Rhian Morgan

On angels’ wings

4:45, 9th March 2017

Arcangelo’s artistic director Jonathan Cohen is enjoying the vivacious response to his ensemble’s position as the first of its kind in residence at Wigmore Hall. Rhian Morgan met him for coffee to chat about his accomplishments and what’s next in store

Sitting in the Starbucks on the Kings Road, I twiddle my thumbs and gaze out of the window before accusing three chaps of being Jonathan Cohen in advance of the arrival of the man himself. I suppose this is what a Tinder date must feel like but few anxious would-be romantics are presented with the likes of Cohen, conductor, cellist and keyboardist, who, at the age of 39 is described as ‘one of Britain’s finest young musicians’.


As artistic director of Arcangelo, Cohen is currently relishing the enthusiastic reaction to their opening concert as the Wigmore Hall’s first Baroque Ensemble-in-Residence. It is a series which juxtaposes the well-known – Bach’s sixth Brandenburg Concerto in the group’s pre-Christmas concert, with its magnificent pairings of violas and violas da gamba – with rarely-heard related works. Two more concerts follow this year with Biber, Buxtehude, Schmelzer and Kühnel at a late night concert in May, and with Clérambault, Couperin and de Montéclair in July.


There have been more than a dozen well-received recordings from them too; Arcangelo has released a wide range of music, from Porpora and Handel to Gluck and Mozart, and, most recently, countertenor Iestyn Davies’s Bach Cantatas, including ‘Ich habe genug’.


One of Cohen’s greatest joys seems to be bringing friends together to play – both singers and instrumentalists, using historical and modern instruments. He was at Cambridge with the soprano Elin Manahan Thomas and with Iestyn Davies, with whom he is touring in America with Philharmonia Baroque in early March.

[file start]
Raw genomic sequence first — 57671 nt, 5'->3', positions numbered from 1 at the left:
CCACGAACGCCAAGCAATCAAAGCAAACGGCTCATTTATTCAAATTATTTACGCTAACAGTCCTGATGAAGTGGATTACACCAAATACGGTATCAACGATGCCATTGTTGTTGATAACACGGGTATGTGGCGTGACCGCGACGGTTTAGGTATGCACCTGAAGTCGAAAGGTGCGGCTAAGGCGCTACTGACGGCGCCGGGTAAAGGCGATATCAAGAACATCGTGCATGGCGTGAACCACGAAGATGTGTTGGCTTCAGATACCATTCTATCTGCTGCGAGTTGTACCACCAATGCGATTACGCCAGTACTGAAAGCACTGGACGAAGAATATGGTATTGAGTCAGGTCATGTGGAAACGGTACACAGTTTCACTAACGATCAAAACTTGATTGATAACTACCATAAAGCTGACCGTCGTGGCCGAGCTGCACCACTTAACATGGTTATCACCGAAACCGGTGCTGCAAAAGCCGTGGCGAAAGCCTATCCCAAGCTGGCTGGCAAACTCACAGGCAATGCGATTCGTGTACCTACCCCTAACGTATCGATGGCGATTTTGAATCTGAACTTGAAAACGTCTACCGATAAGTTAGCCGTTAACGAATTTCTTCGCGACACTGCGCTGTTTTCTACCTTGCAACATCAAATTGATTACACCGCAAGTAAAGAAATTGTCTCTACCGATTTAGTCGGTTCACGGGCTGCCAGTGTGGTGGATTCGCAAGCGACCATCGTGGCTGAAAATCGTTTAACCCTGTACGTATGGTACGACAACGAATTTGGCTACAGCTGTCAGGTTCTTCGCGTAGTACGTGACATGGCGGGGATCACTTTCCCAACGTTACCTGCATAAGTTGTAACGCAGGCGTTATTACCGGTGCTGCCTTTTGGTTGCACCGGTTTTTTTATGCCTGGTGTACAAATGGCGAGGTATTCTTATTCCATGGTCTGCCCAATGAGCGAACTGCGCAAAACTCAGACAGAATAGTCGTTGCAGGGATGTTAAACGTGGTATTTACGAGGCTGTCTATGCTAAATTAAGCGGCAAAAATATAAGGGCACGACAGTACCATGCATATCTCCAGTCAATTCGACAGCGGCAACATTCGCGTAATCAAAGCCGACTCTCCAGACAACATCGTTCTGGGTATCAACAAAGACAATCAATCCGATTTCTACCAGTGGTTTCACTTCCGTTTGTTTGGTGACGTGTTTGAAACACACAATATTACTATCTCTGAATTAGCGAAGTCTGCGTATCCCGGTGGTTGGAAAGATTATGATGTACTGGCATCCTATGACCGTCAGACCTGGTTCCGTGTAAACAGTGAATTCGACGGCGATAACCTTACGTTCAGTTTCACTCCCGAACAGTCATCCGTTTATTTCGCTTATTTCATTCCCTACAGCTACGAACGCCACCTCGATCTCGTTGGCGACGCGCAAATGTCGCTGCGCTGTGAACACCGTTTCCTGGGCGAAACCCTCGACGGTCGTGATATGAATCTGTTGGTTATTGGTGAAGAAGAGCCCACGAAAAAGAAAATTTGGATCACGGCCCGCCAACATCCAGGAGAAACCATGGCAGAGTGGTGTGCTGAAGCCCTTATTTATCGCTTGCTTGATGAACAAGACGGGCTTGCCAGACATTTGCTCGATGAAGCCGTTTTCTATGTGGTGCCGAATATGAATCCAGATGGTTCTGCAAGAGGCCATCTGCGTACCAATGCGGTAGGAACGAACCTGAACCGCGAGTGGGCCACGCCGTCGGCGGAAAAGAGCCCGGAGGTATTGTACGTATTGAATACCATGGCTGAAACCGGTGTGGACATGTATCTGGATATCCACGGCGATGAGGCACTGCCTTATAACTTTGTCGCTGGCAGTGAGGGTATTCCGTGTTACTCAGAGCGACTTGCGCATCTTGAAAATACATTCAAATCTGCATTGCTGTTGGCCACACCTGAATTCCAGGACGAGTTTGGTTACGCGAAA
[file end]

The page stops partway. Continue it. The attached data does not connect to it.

The dazzling technical ability of performers of this calibre is a given but it is what one listener called the ‘passion for faithful interpretation that goes far beyond historical understanding’ that makes this group stand out. It has performed in top venues and festivals, including the Philharmonie in Berlin, the Vienna Musikverein, the Köln Philharmonie, Ghent Cathedral and the Carnegie Hall in New York.


‘With Arcangelo, I do have the dream base,’ says Cohen. ‘I am casting players as well as singers and yes, the standard is very high. But we are like-minded people and in this business, psychology is 50% of the job.’ False modesty or maybe simply working with musicians who really understand each other, Cohen sees himself as a facilitator. Winning over the musicians was mentioned when he was appointed music director of the Canadian Les Violons du Roy et La Chapelle de

Québec last Autumn, a position he takes up for the 2018/19 season, although he has already undertaken several concerts with them this year. ‘Jonathan Cohen’s arrival is the result of the exceptional rapport he established with the musicians of Les Violons du Roy,’ says Jean Houde, chair of the Roy board of directors – or as Le Devoir in Montreal puts it, ‘Quelle intelligence musicale!’


Jonathan Cohen, Conductor Photo: Marco Borggreve
Jonathan Cohen, Conductor
Photo: Marco Borggreve


After last year’s well-received Le nozze di Figaro at Glyndebourne, this season Cohen will be conducting Handel’s Semele at Garsington. Opera has opened his eyes to the fluidity of performances. ‘We did Figaro at Glyndebourne 17 times,’ he says. ‘It changed hugely as the season went on and that’s no bad thing as there is a danger in overpreparation before you actually get started on a piece.